Dr. Zach Thomas: Most tennis played in the 60s, 70s, 80s was on har-tru, clay, grass, or carpet. So you didn’t need as much midsole support in a shoe. You could get away with just having a shoe with outsole tread and not much else.

The US Open went from clay, har-tru, grass—they played it on everything but hardcourt. Even the Australian Open was played on a bouncier hardcourt up until a few years ago. All these surfaces were a lot easier on your joints.

A pair of John McEnroe’s match-used Nike tennis shoes circa late 70s/early 80s

Both tours also used to play their entire indoor seasons on carpet, so it was a lot more forgiving. Therefore shoes just didn’t need that thick midsole that they need now. Also most players during those times were serve & volleyers. It was very linear movement. They didn’t need the side-to-side lateral support that today’s shoes offer.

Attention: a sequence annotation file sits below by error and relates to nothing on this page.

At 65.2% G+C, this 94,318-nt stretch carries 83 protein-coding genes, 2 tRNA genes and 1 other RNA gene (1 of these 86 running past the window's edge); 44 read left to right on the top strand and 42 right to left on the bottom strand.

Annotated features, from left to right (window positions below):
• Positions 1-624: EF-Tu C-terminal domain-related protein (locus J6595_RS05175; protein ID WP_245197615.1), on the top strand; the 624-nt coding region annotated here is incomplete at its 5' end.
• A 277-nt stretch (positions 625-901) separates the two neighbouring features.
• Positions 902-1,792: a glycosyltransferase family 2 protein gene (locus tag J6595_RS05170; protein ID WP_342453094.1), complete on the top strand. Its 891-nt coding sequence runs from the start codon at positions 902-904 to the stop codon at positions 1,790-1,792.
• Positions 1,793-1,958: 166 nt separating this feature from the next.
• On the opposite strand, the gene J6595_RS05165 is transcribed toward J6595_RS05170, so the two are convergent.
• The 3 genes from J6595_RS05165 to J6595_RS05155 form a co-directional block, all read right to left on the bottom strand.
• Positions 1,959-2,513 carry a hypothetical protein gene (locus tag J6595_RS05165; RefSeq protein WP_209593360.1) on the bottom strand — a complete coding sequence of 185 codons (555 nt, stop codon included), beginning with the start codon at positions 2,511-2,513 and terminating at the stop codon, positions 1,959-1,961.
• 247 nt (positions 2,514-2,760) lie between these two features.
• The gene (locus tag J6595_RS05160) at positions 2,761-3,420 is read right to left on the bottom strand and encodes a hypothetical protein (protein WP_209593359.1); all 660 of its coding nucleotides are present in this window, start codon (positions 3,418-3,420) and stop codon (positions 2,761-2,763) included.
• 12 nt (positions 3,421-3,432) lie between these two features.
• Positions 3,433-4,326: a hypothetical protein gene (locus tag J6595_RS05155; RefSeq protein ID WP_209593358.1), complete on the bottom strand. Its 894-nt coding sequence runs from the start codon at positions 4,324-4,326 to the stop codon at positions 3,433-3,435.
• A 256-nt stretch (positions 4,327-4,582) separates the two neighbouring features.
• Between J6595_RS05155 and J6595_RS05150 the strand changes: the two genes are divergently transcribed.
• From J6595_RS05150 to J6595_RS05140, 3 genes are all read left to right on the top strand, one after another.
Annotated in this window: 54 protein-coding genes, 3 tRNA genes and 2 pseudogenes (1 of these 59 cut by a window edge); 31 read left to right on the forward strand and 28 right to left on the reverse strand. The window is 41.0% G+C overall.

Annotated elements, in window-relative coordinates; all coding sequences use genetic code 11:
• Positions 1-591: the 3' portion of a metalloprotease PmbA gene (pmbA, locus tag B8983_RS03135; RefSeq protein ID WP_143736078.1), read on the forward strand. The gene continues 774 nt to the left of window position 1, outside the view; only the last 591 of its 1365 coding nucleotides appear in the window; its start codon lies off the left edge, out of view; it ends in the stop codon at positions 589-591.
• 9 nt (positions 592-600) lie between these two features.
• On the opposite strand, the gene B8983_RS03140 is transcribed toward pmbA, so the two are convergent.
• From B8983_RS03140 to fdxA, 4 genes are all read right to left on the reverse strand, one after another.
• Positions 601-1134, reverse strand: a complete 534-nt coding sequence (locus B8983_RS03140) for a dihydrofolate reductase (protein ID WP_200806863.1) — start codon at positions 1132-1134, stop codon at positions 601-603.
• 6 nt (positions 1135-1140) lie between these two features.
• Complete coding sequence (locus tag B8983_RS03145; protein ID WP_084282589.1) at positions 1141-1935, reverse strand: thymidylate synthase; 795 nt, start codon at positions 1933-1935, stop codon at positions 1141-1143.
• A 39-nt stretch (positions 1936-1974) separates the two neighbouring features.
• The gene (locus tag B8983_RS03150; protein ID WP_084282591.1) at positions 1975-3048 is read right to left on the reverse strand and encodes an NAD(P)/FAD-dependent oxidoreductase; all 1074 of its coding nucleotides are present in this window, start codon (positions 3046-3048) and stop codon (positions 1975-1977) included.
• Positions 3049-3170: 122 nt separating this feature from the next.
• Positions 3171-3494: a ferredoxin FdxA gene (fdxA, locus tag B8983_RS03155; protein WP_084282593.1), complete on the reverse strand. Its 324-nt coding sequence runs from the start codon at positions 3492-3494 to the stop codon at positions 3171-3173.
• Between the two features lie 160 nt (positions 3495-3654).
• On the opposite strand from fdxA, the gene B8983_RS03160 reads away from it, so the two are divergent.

Most players just wanted a shoe that was light. That’s all they cared about. As long as it was light. Instead of trying to cut for balls, players would often dive because they were on softer surfaces, so it wasn’t going to hurt as much as diving on a really gritty hardcourt.

Bjorn Bjorg and John McEnroe at Wimbledon

Today, if you watch Murray and Djokovic move compared to Stan Smith, Cliff Drysdale, Fred Stolle—even John McEnroe, at most these older players were taking two or three steps, split-stepping and then going for their forehand or backhand volleys.

They weren’t really sliding on hardcourt or running from one doubles alley to the next to try and hit a two-handed backhand. People don’t realize how physical that is on your calves and your feet.

So today’s players need something with lot more of a midsole to get you the bounce to move in those ways and to stop you once you get there. That’s why shoes have changed. The game has gotten way more aggressive.